You’ve been freelancing for a while, honing skills and building your client roster. Now, you’re ready to transition into running a full-fledged business. But where do you start? Freelancing and entrepreneurship look very similar on the surface. They both offer the freedom to be your own boss and set your own hours and rates. However, while freelancers trade technical skills for pay on an hourly basis, entrepreneurs build something bigger than themselves. Kamilion Web shares some information that freelancers should keep in mind.
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The difference between freelancers and entrepreneurs
As a freelancer, you spend all of your time working in your business. You’re the star employee, the bookkeeper, the marketer, and the receptionist. As a result, a freelancer’s time is naturally limited by personal capacity. Entrepreneurs, on the other hand, work on their business. While a freelancer logs billable hours, an entrepreneur delegates and strategizes to build an entity separate from themselves.
Delegate and automate your way to time freedom
The first step in a freelancer’s transition is freeing up time. By spending less time completing tasks, you have more to spend on strategic planning and becoming a thought leader in your field. There are two major ways entrepreneurs achieve time freedom:
Automation is the cheapest way to add hours to your day. One of the first things entrepreneurs should automate is payroll. By using a payroll service, you can automate your payroll and payroll taxes, offer same-day direct deposit to employees, and generate any necessary reports. Look for software that allows you to do payroll from a smart device; this way, you can handle any problems even when you’re away from your computer.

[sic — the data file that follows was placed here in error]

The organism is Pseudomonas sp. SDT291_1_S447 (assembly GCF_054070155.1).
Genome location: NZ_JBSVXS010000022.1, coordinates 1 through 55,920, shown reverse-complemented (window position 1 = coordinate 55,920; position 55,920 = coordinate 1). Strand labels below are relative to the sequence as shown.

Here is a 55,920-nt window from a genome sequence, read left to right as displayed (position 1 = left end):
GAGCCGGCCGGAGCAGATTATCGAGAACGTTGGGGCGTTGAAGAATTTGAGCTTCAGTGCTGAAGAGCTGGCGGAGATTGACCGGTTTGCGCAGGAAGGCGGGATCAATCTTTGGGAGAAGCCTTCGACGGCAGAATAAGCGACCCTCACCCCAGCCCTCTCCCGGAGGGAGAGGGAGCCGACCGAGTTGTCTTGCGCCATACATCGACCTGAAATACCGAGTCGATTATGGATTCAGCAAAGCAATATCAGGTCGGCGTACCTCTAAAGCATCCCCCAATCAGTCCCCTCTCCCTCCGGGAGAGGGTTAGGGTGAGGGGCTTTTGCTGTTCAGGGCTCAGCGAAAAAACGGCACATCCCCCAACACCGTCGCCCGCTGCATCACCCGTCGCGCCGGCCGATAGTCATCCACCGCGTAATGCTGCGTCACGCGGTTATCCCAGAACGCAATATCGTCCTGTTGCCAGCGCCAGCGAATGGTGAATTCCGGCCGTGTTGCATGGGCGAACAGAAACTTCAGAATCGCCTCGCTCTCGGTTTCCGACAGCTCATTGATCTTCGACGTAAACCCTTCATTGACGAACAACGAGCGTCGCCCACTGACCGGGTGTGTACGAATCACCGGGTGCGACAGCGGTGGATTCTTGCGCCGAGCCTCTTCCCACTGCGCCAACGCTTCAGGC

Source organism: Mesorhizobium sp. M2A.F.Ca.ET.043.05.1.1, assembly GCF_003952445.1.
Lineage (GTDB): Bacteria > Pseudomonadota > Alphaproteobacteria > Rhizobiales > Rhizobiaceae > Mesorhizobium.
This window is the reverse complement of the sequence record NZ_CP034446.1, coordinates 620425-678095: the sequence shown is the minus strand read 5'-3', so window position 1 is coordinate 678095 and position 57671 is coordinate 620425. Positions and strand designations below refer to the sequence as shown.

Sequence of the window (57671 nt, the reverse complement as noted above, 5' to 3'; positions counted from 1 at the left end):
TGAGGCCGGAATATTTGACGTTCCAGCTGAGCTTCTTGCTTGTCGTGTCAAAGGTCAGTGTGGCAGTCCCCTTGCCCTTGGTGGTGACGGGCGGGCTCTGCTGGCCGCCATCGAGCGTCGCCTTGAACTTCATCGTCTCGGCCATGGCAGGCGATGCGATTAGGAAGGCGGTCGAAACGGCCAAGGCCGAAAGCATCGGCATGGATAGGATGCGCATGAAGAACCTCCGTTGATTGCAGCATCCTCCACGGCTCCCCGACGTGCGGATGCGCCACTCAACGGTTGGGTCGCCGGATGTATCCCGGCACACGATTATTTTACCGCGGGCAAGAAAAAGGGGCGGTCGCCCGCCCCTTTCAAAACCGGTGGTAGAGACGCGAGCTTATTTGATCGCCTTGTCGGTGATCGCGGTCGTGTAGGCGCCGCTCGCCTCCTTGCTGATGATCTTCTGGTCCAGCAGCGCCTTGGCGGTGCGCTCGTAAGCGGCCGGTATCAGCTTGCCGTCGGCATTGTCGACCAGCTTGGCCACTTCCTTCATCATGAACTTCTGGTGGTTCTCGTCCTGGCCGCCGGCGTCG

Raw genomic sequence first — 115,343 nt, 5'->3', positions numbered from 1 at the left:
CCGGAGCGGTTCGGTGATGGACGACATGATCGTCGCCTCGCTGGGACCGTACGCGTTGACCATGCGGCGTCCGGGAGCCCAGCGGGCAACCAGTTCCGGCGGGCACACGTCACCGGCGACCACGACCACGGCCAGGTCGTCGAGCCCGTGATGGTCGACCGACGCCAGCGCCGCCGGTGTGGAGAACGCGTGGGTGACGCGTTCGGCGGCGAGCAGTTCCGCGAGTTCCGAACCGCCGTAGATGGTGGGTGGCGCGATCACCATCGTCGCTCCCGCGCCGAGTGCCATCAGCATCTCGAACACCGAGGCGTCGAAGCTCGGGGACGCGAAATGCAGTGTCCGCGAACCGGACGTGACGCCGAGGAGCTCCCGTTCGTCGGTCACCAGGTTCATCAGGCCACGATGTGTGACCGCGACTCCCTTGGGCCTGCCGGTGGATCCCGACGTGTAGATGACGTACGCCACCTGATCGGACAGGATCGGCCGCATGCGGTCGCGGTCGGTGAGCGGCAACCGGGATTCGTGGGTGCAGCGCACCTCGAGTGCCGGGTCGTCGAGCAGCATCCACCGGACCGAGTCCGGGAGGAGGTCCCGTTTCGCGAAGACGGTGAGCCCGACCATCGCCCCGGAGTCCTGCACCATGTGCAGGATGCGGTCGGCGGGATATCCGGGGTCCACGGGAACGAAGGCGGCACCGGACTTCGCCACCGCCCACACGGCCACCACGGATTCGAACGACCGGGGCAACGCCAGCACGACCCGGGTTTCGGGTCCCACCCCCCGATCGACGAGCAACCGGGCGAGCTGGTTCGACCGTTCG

Payroll is a relatively easy task to automate, but it’s not the only one. From chatbots to automated emails, appointment-setting to social media scheduling, nearly any recurring task can be streamlined using technology.
Some jobs require a human touch. If you hate a task, aren’t good at it, or it simply isn’t the best use of your time, hire someone else like a freelancer to do it. Customer service is one prime example. Answering phone calls and emails doesn’t pay, but your business can’t succeed without good customer service. That’s why an administrative assistant is many budding entrepreneurs’ first hire.
IT support, social media, and email marketing are other tasks to delegate early on. When delegating, decide whether to hire in-house or outsource. Outsourcing is best suited to occasional or one-off projects and tasks like IT that require minimal oversight. If a job is a core part of your business, keep it in-house.
Create cash flow sustainability
Freelancers work on an hourly or per-piece basis. When the contract ends, so does the pay.
Small businesses may also work on a contract basis, but unlike freelancers, entrepreneurs create recurring revenue streams. They may do this by working on retainer, selling monthly packages or subscriptions, or creating a referral program to generate new business. This creates the sustainable cash flow required to hire and scale.
Establish systems and processes
Finally, a business’s success doesn’t hinge on a single person. As a freelancer, you are the business. But as an entrepreneur, you create systems and processes that function with or without you. Standardization makes it possible for entrepreneurs to delegate. It also improves efficiency and ensures a consistent experience for customers.
There are four main areas of business that entrepreneurs should systematize:
- Marketing systems generate the consistent lead pipeline a business needs for cash flow.
- Sales systems nurture leads through the sales funnel to convert leads into paying customers.
- Fulfillment systems lay out exactly what happens between making a sale and delivering to the customer.
- Administrative systems ensure your business’s most important balls don’t get dropped — things like accounts, human resources, and taxes.
Transitioning from freelancer to business owner requires more than hiring an employee or two. If you want to succeed as an entrepreneur, you need to shift your mindset. No longer are you just creating a job for yourself. When you start a business, you think beyond your own limits to build something great.
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